Mexico Gives Washington Go-ahead

Published online: Jul 15, 2004 WSPC
Web Exclusive
After meeting with senior agriculture officials in the Mexican government during Washington Governor Gary Locke's mission to Mexico in June, the Mexican government has reinstated suspended Washington state shippers for the new shipping season.

Pest concerns held up shipments from seven Washington state packing plants since the market was opened by action of the National Potato Council in April of 2003.

Washington officials give credit to the continued work of APHIS negotiators who worked with the U.S. industry to put new shipping protocols in place last October.

Since the new methods of inspection and certification were set, pest finds have ben reduced to less than 1 percent.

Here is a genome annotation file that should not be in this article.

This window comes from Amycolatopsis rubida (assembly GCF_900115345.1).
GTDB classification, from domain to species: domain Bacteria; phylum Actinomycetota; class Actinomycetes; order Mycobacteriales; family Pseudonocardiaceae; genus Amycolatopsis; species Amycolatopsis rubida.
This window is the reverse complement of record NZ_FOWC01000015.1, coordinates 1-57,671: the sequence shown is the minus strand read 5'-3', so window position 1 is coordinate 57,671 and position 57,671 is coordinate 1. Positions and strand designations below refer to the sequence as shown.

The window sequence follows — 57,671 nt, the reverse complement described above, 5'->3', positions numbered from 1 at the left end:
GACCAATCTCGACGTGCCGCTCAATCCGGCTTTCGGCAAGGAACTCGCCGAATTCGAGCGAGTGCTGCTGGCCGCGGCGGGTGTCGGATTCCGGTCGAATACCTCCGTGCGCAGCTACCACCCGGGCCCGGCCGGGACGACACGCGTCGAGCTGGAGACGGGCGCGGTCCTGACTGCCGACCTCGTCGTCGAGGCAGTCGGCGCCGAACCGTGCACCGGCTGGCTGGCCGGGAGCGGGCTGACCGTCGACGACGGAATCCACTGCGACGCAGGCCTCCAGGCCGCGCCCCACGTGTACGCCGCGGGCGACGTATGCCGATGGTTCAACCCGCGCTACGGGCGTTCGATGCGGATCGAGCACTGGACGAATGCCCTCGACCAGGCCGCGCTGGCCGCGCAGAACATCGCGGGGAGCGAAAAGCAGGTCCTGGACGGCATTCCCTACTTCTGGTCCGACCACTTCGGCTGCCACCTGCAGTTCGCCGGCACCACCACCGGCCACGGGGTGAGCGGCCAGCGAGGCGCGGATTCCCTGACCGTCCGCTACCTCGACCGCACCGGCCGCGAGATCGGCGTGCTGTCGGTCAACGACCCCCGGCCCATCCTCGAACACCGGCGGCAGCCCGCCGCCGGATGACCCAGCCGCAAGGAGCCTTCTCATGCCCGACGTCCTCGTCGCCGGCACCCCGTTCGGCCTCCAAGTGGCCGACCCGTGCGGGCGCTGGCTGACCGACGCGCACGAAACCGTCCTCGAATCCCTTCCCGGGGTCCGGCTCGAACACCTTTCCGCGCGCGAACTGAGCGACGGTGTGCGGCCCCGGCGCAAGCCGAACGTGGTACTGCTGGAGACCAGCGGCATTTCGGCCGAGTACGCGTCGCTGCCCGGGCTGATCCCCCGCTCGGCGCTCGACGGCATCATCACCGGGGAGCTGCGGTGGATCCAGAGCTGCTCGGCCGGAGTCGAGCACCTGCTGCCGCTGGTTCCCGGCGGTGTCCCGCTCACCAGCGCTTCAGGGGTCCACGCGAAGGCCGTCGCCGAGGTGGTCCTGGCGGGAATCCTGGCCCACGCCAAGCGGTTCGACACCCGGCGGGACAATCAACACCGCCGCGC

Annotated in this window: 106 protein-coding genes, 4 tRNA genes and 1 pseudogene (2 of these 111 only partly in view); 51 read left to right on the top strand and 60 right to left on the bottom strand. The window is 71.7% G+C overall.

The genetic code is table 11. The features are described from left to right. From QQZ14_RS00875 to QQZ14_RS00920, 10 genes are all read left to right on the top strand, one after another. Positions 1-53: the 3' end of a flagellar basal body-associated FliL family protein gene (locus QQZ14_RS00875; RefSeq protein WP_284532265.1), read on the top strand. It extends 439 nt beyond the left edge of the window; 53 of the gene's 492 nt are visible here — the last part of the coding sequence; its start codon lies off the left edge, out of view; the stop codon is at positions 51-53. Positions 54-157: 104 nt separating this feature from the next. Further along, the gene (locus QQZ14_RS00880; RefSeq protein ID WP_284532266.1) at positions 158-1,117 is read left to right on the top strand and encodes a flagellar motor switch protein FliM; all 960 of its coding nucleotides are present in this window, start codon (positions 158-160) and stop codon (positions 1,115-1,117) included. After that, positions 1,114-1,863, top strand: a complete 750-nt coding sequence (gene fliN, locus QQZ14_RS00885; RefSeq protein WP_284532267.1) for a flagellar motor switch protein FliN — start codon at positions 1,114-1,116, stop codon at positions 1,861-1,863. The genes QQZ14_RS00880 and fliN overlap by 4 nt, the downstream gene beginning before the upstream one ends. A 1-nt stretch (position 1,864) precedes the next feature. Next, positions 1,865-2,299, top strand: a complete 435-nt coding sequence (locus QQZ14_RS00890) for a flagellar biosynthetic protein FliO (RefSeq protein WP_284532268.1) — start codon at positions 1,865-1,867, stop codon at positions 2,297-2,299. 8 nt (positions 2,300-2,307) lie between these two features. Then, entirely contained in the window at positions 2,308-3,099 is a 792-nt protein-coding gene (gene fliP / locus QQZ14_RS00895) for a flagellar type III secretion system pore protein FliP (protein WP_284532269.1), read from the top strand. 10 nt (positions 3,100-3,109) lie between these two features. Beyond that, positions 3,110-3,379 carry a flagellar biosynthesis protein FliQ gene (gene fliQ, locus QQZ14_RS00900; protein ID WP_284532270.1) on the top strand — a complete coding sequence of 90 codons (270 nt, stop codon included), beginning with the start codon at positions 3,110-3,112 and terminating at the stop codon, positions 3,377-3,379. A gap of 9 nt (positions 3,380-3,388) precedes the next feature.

Also recognized were members of APHIS' counterpart SENASICA in Mexico. Dr. Jorge Hernandez Baeza, director general of SENASICA, was especially involved in reviewing and releasing the shippers on the suspension list.

While on the mission, discussion was also made about consumer and snack food processor product demands in Mexico from Washington and other states. Also discussed was seed shipments from Mexico into the United States in a true two-way trade arrangement.

The current agreement with Mexico allows fresh potatoes to be shipped as far as 26 kilometers inside the border, not as far as Mexico City.

Mexican growers will visit Washington state again in September to further cement relationships. It was Washington state grower Frank Martinez who visited with CONPAPA in April 2001 that opened the door. A native of Mexico, Martinez began dialogue over a dinner that has developed into exchange visits by growers from both countries, personal friendships and fruitful negotiations. 

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